Oil producers have become accustomed to high oil prices, which have held largely above $100/bl since the Arab Spring in 2011, and all are having to adjust to the new climate, but Nigeria, with a population of 170 million people, was spending too buoyantly when times were good.
“There was significant fiscal expansion since 2010 as they were used to much higher oil prices, which makes the current price really problematic,” Samir Gadio, Head of Africa Strategy at Standard Chartered Bank in London, said.
“You really wonder how they will cope if prices stay at $85-90 a barrel and sustain the existing position,” he said, adding that even with prices at $100 a barrel it would struggle.
In theory Nigeria saves money over the benchmark price in the Excess Crude Account (ECA), which builds up a buffer when times are good that can be run down during commodity shocks.
Yet despite high oil prices the ECA fell to $4 billion by September this year, according to the latest finance ministry figures, from a central bank estimate of $11.5 billion two years ago.
In January this year, it was as low as $2.5 billion, before efforts by the finance minister to build it back up.
Nigeria’s budget tends to assume a conservative oil price but that is usually coupled with an overoptimistic production figure, particularly as a large volume of oil is stolen.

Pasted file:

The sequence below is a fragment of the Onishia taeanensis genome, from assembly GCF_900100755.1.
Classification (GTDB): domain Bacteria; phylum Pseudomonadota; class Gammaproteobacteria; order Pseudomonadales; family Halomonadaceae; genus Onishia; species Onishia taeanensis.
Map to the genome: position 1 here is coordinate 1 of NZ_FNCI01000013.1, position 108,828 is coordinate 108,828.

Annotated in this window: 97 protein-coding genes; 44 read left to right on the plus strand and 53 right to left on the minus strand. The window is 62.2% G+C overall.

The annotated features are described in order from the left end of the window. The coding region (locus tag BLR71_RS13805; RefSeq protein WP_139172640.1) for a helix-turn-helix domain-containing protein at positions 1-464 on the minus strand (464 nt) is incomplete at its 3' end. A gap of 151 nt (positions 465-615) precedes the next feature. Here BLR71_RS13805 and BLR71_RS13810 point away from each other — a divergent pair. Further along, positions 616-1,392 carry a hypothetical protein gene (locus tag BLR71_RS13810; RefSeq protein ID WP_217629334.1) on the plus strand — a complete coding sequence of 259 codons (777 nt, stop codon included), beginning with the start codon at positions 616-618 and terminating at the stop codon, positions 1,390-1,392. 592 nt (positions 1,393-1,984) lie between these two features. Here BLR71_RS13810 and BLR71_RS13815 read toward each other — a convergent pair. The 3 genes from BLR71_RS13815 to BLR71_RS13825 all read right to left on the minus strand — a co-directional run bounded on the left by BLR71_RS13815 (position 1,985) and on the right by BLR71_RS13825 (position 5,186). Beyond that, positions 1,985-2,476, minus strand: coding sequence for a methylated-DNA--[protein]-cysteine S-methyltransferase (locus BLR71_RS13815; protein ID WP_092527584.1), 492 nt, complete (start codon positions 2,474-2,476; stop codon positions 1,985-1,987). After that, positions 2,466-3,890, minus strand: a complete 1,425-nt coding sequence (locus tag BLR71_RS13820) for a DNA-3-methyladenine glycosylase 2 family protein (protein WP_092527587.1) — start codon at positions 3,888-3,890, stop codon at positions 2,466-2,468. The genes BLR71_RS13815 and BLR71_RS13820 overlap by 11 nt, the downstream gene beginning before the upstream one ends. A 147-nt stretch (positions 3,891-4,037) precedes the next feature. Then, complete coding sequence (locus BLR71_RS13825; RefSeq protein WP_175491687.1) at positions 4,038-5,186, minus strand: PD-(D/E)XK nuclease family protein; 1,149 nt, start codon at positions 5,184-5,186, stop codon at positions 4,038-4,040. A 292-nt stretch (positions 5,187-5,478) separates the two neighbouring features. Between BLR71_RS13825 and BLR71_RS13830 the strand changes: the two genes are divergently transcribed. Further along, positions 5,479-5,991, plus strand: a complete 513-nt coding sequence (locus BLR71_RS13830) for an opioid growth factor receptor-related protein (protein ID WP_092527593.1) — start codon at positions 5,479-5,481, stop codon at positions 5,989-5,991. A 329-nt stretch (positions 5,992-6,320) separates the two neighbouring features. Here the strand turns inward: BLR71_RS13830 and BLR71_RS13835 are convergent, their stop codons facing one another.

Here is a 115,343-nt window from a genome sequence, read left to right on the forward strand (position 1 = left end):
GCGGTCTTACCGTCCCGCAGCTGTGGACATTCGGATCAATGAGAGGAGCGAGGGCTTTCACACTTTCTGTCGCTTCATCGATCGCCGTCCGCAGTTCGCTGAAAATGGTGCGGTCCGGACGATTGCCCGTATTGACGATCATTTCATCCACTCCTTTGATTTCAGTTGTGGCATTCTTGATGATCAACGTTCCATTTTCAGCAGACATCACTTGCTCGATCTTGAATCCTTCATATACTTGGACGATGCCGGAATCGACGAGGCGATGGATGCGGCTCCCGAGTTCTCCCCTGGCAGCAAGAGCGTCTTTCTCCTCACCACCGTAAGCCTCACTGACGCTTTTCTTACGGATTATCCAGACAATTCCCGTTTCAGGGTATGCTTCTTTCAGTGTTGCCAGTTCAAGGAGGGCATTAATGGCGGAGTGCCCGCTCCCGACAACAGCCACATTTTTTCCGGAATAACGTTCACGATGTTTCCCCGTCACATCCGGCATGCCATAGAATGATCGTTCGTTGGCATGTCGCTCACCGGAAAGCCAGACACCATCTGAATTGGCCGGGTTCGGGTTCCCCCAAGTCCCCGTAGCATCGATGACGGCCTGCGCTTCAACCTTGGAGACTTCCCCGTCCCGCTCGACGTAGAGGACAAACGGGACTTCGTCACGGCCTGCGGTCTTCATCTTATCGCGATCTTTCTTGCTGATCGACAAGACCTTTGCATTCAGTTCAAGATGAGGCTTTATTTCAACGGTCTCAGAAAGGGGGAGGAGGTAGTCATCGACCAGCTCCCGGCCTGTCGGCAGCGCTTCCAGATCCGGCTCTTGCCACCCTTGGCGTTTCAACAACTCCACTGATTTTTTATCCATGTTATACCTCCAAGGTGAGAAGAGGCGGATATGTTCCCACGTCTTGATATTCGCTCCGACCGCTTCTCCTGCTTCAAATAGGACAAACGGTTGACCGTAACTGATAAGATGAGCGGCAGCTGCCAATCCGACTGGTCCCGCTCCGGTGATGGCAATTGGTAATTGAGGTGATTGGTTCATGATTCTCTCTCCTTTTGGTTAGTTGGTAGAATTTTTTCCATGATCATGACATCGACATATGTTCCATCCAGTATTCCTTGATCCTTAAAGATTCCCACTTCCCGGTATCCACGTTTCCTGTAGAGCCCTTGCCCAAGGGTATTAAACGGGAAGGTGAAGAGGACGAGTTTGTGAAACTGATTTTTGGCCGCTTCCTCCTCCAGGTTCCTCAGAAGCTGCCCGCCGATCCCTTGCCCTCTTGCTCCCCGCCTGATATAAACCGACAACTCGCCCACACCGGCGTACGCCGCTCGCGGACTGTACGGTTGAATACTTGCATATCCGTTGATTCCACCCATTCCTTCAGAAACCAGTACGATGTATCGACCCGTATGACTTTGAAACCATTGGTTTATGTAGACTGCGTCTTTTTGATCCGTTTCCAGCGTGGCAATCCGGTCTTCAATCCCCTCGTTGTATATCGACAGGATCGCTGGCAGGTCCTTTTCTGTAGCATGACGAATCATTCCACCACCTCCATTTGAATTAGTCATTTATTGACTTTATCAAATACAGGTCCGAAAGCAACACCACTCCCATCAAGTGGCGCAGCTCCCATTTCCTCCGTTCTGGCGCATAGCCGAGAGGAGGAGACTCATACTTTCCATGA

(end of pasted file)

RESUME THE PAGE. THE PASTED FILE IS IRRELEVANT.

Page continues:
Nigeria’s 2015 draft budget framework assumes an average oil price of $78 a barrel, up from $77.5 in the last budget, with an expected output of 2.27 million barrels per day. That is lower than the 2014 expectation but still above average reported levels this year of 2 million-2.2 million bpd.
A report by Chatham House last year said at least 100,000 barrels per day was stolen in the first quarter of 2013, and a lot of output is deferred during shutdowns to fix pipelines.
Such outages coupled with lower oil prices caused government revenues to fall 16.5 percent in September. A report by a national conference convened by President Jonathan in March, said the country was losing an estimated $35 million a day to oil theft.
And because a degree of oil theft is widely assumed to be linked to political funding needs, analysts assume it can only worsen as elections draw near.
The break-even level, the oil price needed to balance the budget, is significantly higher, well over $100/bl, analysts say, with Renaissance Capital pegging it at $111/bl for 2014.
However, some economists say Nigeria is still a way from being in trouble.
“(Nigeria) still has a pretty big degree of control over how the deficit changes. Spending plans will not necessarily be curtailed ... From here until the election, I don’t think they have to cut (spending),” Cameron said.
Even with the oil savings account diminishing, Nigeria has substantial commercial deposits that could also cover any near-term shortfalls, he added.
In a global context in which many major economies are struggling with debt, Nigeria is still doing pretty well.
Debt is below 2 percent of GDP or around $9 billion, Gadio at Standard Chartered said. “It’s the lowest of the frontier oil exporting countries after most was written off in 2005-2006,” he said.
“In terms of sustainability, Nigeria’s external debt is very low so there is very little risk of a default.” (Additional reporting by Tim Cocks in Abuja; Editing by Tim Cocks and Susan Fenton)